Of Cabbages and Kings
May 18th, 2011 | By Jerry Greenfield | Category: Top Headline | Print This Article
“‘The time has come,’ the Walrus said,
‘to talk of many things:
Of shoes – and ships – and sealing wax –
Of cabbages – and kings –
And why the sea is boiling hot –
And whether pigs have wings.’”
“Through the Looking Glass”
Well, pigs will probably be seen riding the thermals above my garden before I get around to writing much about ships or sealing wax in a column dedicated to survival gardening. As for shoes, I recommend comfy ones that you don’t mind getting dirty or scuffed when you’re working in your garden.
If we are talking about the sea, I know the what to the why. Thinking that our seas were infinite, we pumped so much garbage into them that we’ve clogged the whole system. There are now massive floating islands of disposable diapers, plastic bottles, fast food containers, and other trash in several places in our oceans. Trust me; we’re all going to pay for this short-sighted mistake. I might write more about this later; right now, though, I want to focus on families.
Cabbages and kings both have families.
Historically, many kings have had uncertain relationships with their families. Wives, siblings, children, uncles, and cousins have all been known to seek an upgrade in their fortunes by bumping off the fellow who wears the big crown. While royal families tend to breed tensions, the cabbage family prospers with numerous nutritional benefits for all.
Cabbages are proud members of the brassica family. The brassicas include some of the healthiest vegetables you can grow in your survival garden. Family members include the following tasty treats:
- Asian mustard
- Bok choy
- Brussels sprouts
- Chinese cabbage
- Mizuna greens
- Sprouting broccoli
- Upland cress
- And, of course, our humble, but nutritionally rich friend, cabbage
A single cup of chopped raw cabbage only packs about 22 calories but is a good source of thiamin, calcium, magnesium, phosphorous, and potassium. In addition to these vital minerals, your cup of uncooked cabbage provides about 10% your required intake of folate, 54% of your vitamin C, and a whopping 85% of your vitamin K.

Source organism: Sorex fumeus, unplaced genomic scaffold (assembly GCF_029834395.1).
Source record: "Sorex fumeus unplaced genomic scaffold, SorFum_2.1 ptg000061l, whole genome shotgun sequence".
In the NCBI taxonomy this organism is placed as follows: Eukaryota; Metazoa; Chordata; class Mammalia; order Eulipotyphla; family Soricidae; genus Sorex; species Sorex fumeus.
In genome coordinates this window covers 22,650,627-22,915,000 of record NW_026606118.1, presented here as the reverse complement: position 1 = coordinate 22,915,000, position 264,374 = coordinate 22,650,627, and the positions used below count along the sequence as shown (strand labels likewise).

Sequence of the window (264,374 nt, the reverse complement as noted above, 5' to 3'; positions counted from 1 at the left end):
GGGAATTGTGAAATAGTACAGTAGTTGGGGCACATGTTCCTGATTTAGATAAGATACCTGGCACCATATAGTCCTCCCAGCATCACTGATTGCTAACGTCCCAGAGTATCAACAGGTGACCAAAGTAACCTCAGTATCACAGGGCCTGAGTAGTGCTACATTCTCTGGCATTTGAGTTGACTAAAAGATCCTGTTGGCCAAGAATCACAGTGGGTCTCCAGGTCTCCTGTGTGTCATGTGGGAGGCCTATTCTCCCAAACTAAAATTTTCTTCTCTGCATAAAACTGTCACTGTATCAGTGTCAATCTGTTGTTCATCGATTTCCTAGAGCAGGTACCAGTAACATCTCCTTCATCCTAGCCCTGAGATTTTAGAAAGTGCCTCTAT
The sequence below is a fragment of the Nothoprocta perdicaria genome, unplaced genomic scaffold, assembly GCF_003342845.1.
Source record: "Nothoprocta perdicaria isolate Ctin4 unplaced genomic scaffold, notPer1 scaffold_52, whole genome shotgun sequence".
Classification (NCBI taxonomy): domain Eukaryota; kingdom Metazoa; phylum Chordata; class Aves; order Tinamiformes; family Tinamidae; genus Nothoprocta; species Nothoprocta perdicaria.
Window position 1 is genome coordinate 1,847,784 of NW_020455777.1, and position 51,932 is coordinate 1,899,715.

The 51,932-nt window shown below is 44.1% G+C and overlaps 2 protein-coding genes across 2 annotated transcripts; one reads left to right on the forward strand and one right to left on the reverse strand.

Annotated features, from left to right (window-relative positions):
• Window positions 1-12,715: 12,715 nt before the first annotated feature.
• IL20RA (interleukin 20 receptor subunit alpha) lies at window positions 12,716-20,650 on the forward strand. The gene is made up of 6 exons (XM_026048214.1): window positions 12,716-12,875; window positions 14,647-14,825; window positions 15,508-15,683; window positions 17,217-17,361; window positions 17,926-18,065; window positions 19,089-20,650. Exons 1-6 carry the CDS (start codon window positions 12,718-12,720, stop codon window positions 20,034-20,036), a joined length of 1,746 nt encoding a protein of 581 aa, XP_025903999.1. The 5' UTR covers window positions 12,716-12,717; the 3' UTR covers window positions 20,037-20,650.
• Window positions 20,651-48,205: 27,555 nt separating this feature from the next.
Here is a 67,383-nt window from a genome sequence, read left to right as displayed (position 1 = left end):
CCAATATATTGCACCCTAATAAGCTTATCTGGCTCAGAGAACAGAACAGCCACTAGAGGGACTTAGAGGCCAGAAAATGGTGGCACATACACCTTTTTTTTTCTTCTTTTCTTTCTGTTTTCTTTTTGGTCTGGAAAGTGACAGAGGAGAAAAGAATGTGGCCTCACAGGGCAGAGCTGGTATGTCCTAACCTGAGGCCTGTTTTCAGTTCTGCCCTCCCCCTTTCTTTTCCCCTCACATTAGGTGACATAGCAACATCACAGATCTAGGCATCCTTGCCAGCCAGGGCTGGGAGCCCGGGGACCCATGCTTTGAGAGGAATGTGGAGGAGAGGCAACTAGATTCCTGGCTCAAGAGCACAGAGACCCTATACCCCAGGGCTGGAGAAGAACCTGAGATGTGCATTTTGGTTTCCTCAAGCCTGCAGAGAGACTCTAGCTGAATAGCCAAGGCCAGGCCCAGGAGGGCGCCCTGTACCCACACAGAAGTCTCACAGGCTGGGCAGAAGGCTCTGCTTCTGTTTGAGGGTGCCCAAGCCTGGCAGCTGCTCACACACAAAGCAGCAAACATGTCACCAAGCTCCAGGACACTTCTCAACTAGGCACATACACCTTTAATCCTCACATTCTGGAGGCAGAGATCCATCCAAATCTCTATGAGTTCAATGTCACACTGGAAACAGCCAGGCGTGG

Cabbage is also rich in several cancer-fighting substances.
The first one I’d like to mention goes by the rather intimidating name of indole-3-carbinol. If you’d like, we’ll just refer to it by its friendlier nickname, I3C. Promising research has shown that I3C may be effective in preventing or even treating breast cancer. Scientists tell us that the compound seems to sweep up harmful estrogens which have been linked to cancer of the breast. Some folks have been so excited about this research that they’ve gone out and spent big bucks on I3C supplements. From my way of thinking, that’s a foolish waste of money. Why take a risk on expensive, untested and possibly unsafe supplements when you can get a healthy dose of I3C by using the cabbage you grow in your own garden? You know where it has been and, if you’re using a high-quality organic fertilizer like Protogrow, you know that it is good for you.
Another promising compound in cabbage, sulforaphane, has shown positive anti-cancer and anti-diabetic properties in several research studies.
A low calorie treat packed with nutrients and compounds that might help you resist cancer and diabetes, what’s not to like? Oh yeah, the stink.
Some people avoid this healthy vegetable because they are put off by the heavy odor that permeates the air when cabbage is cooked. If your kitchen is assaulted by an overpowering cabbagy smell every time you prepare cabbage, odds are good that you’re overcooking it. Long cooking releases a larger quantity of the sulfur compounds that create that odor.
According to Allan Maganizer, DO, director of the Maganizer Center for Wellness in Cherry Hill, New Jersey, cabbage should be cooked no longer than five minutes. In most situations, I’d suggest a bit less. I prefer a quick stir fry over a long boil for this veggie. The longer you cook your cabbage, the more of those vital nutrients are going to be destroyed.
If you insist on boiling your cabbage longer than a few minutes, adding a stalk of celery to the cooking water will help neutralize the odor a bit. Just keep in mind that about 90% of the cancer fighting sulforaphane is going to end up in the cooking water when you prepare cabbage by boiling. Think soup.
We’ll be adding a few more nutrition powerhouses to the pot next month when we cover a few more members of the brassica family.
Before closing, I just want to take a moment to give you a few gardening tips about this important family of vegetables.
Brassicas favor firm, moisture retentive soil. If you experience a dry spell, you want to water them on a regular basis. When you rotate your crops, brassicas do particularly well in the space you used to grow peas or beans.
Mix compost into your soil and fertilize with a good organic fertilizer on a regular basis for best results. With a succession of sowings, you can keep healthy food on your table most of the year when you grow brassicas. Look for more info on this royal family of vegetables in my next column. Until then, please accept my best wishes for sunny days and gentle evening rains as we move through a productive month of May in the garden.
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